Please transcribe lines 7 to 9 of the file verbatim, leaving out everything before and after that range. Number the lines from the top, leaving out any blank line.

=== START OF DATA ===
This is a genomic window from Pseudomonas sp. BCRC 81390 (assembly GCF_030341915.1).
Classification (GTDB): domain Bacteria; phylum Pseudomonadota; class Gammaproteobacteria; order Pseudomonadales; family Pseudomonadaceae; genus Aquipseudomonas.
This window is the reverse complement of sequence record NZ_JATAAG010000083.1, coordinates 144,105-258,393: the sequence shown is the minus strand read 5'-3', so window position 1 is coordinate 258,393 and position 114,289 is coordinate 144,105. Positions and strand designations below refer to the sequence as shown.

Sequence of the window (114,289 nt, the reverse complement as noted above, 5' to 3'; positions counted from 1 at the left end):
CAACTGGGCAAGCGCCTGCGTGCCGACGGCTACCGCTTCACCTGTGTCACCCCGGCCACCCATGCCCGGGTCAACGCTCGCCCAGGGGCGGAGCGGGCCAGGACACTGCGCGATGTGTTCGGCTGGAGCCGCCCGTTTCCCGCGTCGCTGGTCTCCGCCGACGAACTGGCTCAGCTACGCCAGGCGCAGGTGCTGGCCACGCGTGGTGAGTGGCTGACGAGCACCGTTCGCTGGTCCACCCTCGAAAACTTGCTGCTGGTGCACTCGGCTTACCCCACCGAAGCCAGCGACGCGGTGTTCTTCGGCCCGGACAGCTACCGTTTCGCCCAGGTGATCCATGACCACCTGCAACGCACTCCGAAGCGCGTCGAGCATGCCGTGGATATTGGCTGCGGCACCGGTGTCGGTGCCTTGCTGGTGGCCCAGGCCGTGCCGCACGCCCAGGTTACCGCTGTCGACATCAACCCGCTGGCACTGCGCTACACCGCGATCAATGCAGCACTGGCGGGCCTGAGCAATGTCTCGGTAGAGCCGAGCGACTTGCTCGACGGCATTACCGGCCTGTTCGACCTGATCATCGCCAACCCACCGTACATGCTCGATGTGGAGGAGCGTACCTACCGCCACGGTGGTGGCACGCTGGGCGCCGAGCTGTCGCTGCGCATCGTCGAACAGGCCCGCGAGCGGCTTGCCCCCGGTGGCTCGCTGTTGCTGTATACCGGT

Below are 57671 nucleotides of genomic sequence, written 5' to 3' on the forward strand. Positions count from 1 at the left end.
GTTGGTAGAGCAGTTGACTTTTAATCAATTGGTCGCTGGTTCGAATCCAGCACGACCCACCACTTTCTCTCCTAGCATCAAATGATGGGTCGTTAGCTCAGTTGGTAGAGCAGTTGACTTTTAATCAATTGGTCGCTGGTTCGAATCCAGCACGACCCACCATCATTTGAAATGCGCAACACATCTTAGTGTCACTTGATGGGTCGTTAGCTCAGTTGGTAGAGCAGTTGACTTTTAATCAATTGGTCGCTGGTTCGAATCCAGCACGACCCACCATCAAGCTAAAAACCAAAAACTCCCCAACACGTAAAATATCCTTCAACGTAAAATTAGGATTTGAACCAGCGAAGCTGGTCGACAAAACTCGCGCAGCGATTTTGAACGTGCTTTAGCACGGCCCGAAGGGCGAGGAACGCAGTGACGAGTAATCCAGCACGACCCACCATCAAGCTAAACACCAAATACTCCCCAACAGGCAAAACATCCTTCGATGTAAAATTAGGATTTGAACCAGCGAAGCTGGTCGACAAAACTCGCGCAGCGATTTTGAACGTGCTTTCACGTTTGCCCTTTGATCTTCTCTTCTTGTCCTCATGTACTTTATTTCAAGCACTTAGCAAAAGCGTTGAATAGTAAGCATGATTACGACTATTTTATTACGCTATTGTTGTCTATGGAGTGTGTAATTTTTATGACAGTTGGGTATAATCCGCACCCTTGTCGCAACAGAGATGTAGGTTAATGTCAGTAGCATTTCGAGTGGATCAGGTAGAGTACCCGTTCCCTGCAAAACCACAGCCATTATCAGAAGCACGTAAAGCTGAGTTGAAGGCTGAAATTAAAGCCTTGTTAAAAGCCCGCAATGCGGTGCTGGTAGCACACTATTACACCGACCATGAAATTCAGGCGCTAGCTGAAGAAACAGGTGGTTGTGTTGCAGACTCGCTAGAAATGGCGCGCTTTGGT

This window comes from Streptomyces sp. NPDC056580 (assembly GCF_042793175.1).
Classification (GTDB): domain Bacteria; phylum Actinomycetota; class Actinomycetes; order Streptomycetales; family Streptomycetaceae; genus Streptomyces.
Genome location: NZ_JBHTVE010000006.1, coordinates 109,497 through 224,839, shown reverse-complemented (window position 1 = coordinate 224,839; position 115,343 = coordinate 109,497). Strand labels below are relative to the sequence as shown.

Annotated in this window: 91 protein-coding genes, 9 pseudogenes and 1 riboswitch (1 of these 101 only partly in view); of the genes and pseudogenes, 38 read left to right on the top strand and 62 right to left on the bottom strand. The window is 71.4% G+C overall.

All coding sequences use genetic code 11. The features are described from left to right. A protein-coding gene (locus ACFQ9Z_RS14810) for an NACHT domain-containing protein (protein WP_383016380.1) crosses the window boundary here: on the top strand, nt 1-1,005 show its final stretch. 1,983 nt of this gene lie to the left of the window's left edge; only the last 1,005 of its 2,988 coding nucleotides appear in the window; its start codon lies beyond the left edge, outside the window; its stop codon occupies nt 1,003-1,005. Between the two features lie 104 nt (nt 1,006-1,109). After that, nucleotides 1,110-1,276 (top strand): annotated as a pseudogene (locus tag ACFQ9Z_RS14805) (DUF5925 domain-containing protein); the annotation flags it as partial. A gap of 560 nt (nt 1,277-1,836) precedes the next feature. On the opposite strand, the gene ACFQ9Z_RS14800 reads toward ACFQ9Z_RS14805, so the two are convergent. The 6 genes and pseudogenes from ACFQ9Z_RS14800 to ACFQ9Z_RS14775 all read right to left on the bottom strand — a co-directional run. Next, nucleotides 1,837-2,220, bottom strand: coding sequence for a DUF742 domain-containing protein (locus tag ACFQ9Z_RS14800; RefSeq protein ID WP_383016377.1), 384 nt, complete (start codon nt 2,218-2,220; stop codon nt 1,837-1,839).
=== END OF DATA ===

GTTGGTAGAGCAGTTGACTTTTAATCAATTGGTCGCTGGTTCGAATCCAGCACGACCCACCACTTTCTCTCCTAGCATCAAATGATGGGTCGTTAGCTCAGTTGGTAGAGCAGTTGACTTTTAATCAATTGGTCGCTGGTTCGAATCCAGCACGACCCACCATCATTTGAAATGCGCAACACATCTTAGTGTCACTTGATGGGTCGTTAGCTCAGTTGGTAGAGCAGTTGACTTTTAATCAATTGGTCGCTGGTTCGAATCCAGCACGACCCACCATCAAGCTAAAAACCAAAAACTCCCCAACACGTAAAATATCCTTCAACGTAAAATTAGGATTTGAACCAGCGAAGCTGGTCGACAAAACTCGCGCAGCGATTTTGAACGTGCTTTAGCACGGCCCGAAGGGCGAGGAACGCAGTGACGAGTAATCCAGCACGACCCACCATCAAGCTAAACACCAAATACTCCCCAACAGGCAAAACATCCTTCGATGTAAAATTAGGATTTGAACCAGCGAAGCTGGTCGACAAAACTCGCGCAGCGATTTTGAACGTGCTTTCACGTTTGCCCTTTGATCTTCTCTTCTTGTCCTCATGTACTTTATTTCAAGCACTTAGCAAAAGCGTTGAATAGTAAGCATGATTACGACTATTTTATTACGCTATTGTTGTCTATGGAGTGTGTAATTTTTATGACAGTTGGGTATAATCCGCACCCTTGTCGCAACAGAGATGTAGGTTAATGTCAGTAGCATTTCGAGTGGATCAGGTAGAGTACCCGTTCCCTGCAAAACCACAGCCATTATCAGAAGCACGTAAAGCTGAGTTGAAGGCTGAAATTAAAGCCTTGTTAAAAGCCCGCAATGCGGTGCTGGTAGCACACTATTACACCGACCATGAAATTCAGGCGCTAGCTGAAGAAACAGGTGGTTGTGTTGCAGACTCGCTAGAAATGGCGCGCTTTGGT

This window comes from Streptomyces sp. NPDC056580 (assembly GCF_042793175.1).
Classification (GTDB): domain Bacteria; phylum Actinomycetota; class Actinomycetes; order Streptomycetales; family Streptomycetaceae; genus Streptomyces.